Senior Fellow and Policy Director – Metropolitan Policy Program
Research Assistant – Metropolitan Policy Program
Research Associate – Metropolitan Policy Program
Research Intern – Metropolitan Policy Program
Hopes persist that a burst of relocations by tech companies and remote workers will revitalize the American heartland. Recent location announcements by firms such as Google and Apple have generated optimism, magnified by a steady stream of articles about tech workers fleeing the coasts. Maybe remote work and pandemic-spurred moves really are going to redistribute economic vitality more evenly across the country after a decade of excessive concentration in coastal “superstar” cities.
Or maybe not: While aspects of the corporate relocation story may be real, new evidence raises questions about the true potential of the remote-work-driven renewal storyline.
On the corporate side, firm announcements and news accounts continue to track what seems to be an uptick in moves of Bay Area and other big-city tech firms to noncoastal regions. Importantly, however, many of these seem to involve moves or investments into existing secondary tech centers, such as North Carolina’s Research Triangle (where Google and Apple are opening engineering hubs) or Austin, Texas (where Tesla is building a manufacturing center) rather than truly new places, let alone distressed areas. Places like Denver and Nashville, Tenn. have also seen arrivals by tech firms from the coasts.
Such moves are likely a good thing overall for the nation’s imbalanced tech economy. To be sure, the new arrivals may further strain already tight housing and labor markets. Yet even so, too much of the nation’s highest-level economic activity remains jammed into a short list of coastal “superstar” cities. The nation needs more dynamic regional tech centers.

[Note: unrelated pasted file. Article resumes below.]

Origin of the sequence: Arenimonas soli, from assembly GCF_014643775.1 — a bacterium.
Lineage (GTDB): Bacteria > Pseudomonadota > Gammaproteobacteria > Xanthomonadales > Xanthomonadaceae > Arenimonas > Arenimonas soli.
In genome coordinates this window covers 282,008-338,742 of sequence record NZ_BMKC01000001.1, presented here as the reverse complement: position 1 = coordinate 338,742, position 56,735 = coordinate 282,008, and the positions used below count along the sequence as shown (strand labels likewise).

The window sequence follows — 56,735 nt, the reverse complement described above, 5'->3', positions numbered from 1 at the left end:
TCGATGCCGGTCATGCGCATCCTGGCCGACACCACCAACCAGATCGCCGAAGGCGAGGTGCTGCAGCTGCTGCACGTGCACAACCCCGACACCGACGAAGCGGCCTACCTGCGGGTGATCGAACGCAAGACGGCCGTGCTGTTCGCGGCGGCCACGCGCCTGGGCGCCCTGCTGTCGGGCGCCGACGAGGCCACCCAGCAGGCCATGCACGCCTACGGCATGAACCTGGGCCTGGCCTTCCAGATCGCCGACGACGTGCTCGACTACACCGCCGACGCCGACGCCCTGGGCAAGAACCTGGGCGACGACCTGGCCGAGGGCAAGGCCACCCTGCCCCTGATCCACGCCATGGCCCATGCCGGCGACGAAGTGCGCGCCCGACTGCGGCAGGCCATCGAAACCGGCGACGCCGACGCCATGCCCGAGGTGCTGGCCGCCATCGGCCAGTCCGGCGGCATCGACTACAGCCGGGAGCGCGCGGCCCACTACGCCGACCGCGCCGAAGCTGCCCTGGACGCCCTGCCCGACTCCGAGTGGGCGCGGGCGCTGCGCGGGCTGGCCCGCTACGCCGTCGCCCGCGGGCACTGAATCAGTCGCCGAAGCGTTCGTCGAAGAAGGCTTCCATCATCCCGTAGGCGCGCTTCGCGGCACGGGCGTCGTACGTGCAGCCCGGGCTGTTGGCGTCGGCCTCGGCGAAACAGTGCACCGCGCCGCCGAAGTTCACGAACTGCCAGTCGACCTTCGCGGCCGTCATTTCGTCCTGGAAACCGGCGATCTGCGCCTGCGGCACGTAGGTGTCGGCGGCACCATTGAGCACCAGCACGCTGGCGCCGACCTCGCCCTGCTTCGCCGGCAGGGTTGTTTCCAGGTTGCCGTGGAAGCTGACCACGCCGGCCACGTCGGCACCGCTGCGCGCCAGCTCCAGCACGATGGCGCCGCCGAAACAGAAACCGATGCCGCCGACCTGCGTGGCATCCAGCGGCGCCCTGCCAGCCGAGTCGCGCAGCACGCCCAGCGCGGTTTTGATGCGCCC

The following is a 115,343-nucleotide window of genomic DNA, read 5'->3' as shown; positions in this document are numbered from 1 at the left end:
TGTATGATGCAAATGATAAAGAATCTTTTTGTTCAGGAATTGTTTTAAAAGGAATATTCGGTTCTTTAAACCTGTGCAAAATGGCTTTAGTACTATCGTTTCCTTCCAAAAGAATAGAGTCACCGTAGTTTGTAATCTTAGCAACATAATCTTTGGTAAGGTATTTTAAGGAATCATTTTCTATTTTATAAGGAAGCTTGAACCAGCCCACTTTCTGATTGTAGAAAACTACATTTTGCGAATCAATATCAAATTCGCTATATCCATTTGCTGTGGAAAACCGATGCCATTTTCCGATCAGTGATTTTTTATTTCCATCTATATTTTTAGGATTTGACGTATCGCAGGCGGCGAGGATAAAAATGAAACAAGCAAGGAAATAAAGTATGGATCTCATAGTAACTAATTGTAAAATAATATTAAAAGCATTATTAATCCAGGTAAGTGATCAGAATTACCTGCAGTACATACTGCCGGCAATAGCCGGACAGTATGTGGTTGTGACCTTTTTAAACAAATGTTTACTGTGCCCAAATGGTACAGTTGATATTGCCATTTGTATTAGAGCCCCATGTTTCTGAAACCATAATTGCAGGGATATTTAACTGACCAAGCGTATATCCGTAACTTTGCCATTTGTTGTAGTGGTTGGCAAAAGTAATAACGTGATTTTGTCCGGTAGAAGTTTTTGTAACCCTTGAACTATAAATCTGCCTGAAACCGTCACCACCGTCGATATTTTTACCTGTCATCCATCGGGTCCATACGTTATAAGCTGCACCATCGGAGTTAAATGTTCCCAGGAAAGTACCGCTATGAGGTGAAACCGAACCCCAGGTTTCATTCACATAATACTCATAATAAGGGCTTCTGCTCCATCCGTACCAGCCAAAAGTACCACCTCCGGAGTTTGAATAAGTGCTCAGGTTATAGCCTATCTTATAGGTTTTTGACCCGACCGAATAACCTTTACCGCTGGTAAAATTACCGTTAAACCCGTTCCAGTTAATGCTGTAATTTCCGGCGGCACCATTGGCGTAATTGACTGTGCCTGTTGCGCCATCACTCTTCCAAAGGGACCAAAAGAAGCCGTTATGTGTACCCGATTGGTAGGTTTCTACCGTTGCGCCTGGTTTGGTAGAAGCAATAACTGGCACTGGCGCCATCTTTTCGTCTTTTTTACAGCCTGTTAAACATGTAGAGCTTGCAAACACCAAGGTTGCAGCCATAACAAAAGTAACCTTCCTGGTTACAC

On the worker side, though, the current narrative is that the widespread shift to remote work amid the COVID-19 pandemic has created a massive pool of footloose workers who are rapidly exiting the big coastal tech hubs and heading for the heartland, where they will boost the inland economy. Plenty of anecdotes and commentators have pushed this narrative over the past 15 months.
However, the numbers don’t really add up. An April CBRE analysis on migration patterns—based on frequently updated U.S. Postal Service data—reported that while the outflow of people from dense, high-cost urban metro areas accelerated in 2020, the flows were rather modest in most cases (with the exceptions of the Bay Area, New York, and Seattle). What’s more, most of the moves were short to moderate distances, often to nearby counties—not the nation’s interior.
To drill down further, we used the CBRE data to look more specifically at moves from the San Francisco and San Jose, Calif. metropolitan areas to the heartland, as defined by “State of the Heartland: Factbook 2018,” a joint product of Brookings and the Walton Family Foundation. Through that analysis, we found that in 2020, there was a gross total of 700,000 outbound moves from the Bay Area—but only 12,000 address changes were filed for moves from the Bay Area to the 19 classic heartland states. These 12,000 moves do not seem nearly enough to significantly revitalize the region.